Wipe the wok clean and add 1 tablespoon of cooking oil and turn the heat to high.  Add a some garlic and ginger. Add the serrano chile and sear the chile in the oil.  Remove the chile and reserve.

Add the marinated chicken to the wok and stir at high heat.  Return the serrano chile to the wok, along with a garlic clove and 1 tablespoon of sliced ginger.  Stir the chicken for a few minutes and remove the serrano. 

Continue stirring the chicken until the chicken is cooked and browned. 

Add the coconut milk/chicken stock mixture to the wok. Stir to incorporate and turn out to an oven proof bowl. Keep in a warm oven until ready to eat.  When you are ready to eat, add a tablespoon of lime juice and top with cilantro, roasted red pepper and fresh lime wedges.

Serve in bowls, over jasmine rice.

Chicken with Peppers and Pineapple

Ingredients:

1 1/2 lbs. chicken breast, cut into 1” pieces

1 cup flour

¾ cup cornstarch

1 Tbs oil

1 Tbs fresh ginger, thinly sliced

3 garlic cloves, smashed

1 serrano chile

1 red bell pepper, chopped

1 orange bell pepper, chopped

1 yellow bell pepper, chopped

1 small yellow onion, julienne sliced

2 jalapeños, seeded and sliced into rings

2 cups fresh pineapple, cut into ½” pieces

1 Mandarin orange

Zest of an orange

2 Tbs garlic chile sauce (Sambal Oelek)

2 cups vegetable oil

¼ cup cilantro

¼ cup green onion, chopped

Directions:

In a large bowl, add mix the flour with the cornstarch.  Add the chicken pieces and stir to coat.  Set aside.

Add one tablespoon cooking oil to a wok.  Simmer the ginger and garlic at low heat for minute and then remove the ginger and garlic.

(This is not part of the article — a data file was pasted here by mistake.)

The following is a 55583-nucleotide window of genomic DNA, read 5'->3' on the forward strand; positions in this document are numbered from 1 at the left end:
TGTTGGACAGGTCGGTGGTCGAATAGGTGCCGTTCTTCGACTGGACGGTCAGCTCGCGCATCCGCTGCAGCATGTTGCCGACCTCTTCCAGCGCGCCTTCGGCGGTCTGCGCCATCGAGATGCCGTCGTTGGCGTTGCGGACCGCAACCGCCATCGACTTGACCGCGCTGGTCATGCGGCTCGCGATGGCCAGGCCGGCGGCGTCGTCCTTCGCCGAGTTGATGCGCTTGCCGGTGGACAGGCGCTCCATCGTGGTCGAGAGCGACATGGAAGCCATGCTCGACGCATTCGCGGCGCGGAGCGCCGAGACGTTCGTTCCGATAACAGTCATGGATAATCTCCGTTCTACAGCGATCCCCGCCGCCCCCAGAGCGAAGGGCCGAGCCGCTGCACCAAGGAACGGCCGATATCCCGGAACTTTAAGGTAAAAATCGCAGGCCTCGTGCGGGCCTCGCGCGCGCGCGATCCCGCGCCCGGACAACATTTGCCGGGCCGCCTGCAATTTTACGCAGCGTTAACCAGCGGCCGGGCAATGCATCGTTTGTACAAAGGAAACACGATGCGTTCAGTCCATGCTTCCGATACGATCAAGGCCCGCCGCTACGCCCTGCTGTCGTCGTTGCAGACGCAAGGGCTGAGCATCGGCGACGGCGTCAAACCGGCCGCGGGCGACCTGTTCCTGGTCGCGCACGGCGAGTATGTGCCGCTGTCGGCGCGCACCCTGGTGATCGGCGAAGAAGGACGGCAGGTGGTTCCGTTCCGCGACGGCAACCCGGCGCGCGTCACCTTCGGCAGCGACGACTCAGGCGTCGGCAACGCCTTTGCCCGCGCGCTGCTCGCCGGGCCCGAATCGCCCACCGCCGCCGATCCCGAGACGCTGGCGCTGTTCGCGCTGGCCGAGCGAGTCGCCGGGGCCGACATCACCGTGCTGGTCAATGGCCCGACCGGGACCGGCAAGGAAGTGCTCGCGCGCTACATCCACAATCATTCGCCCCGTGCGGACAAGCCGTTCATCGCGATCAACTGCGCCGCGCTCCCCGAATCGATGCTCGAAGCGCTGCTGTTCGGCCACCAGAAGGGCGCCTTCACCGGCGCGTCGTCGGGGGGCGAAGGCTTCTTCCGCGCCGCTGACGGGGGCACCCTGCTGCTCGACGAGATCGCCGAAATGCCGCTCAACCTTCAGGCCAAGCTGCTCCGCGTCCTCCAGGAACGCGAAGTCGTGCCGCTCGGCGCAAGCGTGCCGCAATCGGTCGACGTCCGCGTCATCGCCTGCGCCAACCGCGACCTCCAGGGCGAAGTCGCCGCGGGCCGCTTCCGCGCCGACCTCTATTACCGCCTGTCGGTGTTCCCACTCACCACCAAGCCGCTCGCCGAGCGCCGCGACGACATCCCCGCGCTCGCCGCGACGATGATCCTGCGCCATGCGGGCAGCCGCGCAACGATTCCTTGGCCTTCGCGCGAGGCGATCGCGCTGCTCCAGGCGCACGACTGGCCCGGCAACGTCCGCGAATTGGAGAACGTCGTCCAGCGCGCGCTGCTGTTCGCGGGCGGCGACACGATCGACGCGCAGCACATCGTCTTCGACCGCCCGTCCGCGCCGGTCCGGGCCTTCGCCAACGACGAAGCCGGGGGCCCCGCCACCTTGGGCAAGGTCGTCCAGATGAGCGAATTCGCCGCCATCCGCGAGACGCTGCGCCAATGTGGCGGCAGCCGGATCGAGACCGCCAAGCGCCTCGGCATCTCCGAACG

Add the serrano and cook at high heat for 30 seconds.  Remove and discard the serrano (or save for another time).

Add the chopped bell peppers, sliced onion, sliced jalapeño.  Turn the heat to high and stir-fry for a few minutes.  Add the ginger and garlic back to the wok and continue to stir until the peppers have softened to your liking.  (Don’t overcook…mushy stir-fry vegetables make a disappointing stir-fry).

In a small bowl, add the cut pineapple.  Add the juice and zest of the orange.

Add the pineapple to the wok and stir a few times to incorporate the flavors.  Turn out to a bowl.  Add the sambal oelek.  Keep the bowl in a warm place.

Add a little flour to the bowl containing the chicken that has been coated in flour and cornstarch.  Toss the chicken to prevent the chicken pieces from sticking together.

Wipe the wok clean.   Add 2 cups of cooking oil to the wok and turn the heat to high.   Add the chicken to the wok, a few pieces at a time.  Stir the chicken occasionally.  Remove the chicken to a paper towel lined platter when it turns golden brown and crispy.

Carefully pour the frying oil in an appropriate container to cool.

Wipe the wok clean and return it to the stove top.  Add the vegetables and chicken back to the hot wok and stir a few times.  Turn out to a serving bowl.  Top with cilantro and green onions.

Shrimp with Rice Noodles

Ingredients:

16 ounces rice vermicelli noodles (rice stick)

1 lb raw shrimp, deveined with tails and shells removed

1 Tbs olive oil

½ tsp sesame oil

1 Tbs ginger, thinly sliced

1/4 yellow onion, julienne sliced

1 Tbs Hoisin sauce

2 tsp oyster sauce

1 Tbs fish sauce

2 green onions

Directions:

Crack the dried noodles in half and add them to a large pot.  Add enough water to the cover the noodles by at least two inches. 

Heat the water to a boil.  Swish the noodles around in the pot as they boil.  Sample the noodles while they cook.  They should become al dente, just like properly cooked spaghetti noodles.  Once the noodles have cooked, strain out the water and rinse the noodles with cold water to stop the heating process.  Add the noodles back to the pot and cover with cold water.  Reserve until needed.

Add olive oil and sesame oil to a hot wok.  Add the ginger and stir for a minute.  Discard the ginger.

Add the shrimp to the hot wok and stir-fry for a few minutes.  Add the onion and stir. The shrimp will cook quickly. 

Add the Hoisin sauce, oyster sauce and fish sauce and stir to mix. 

Strain the noodles and add them to the wok.  Stir to coat the noodles and turn everything out to a serving bowl. 

Add the root pieces of the onion to the wok and sear.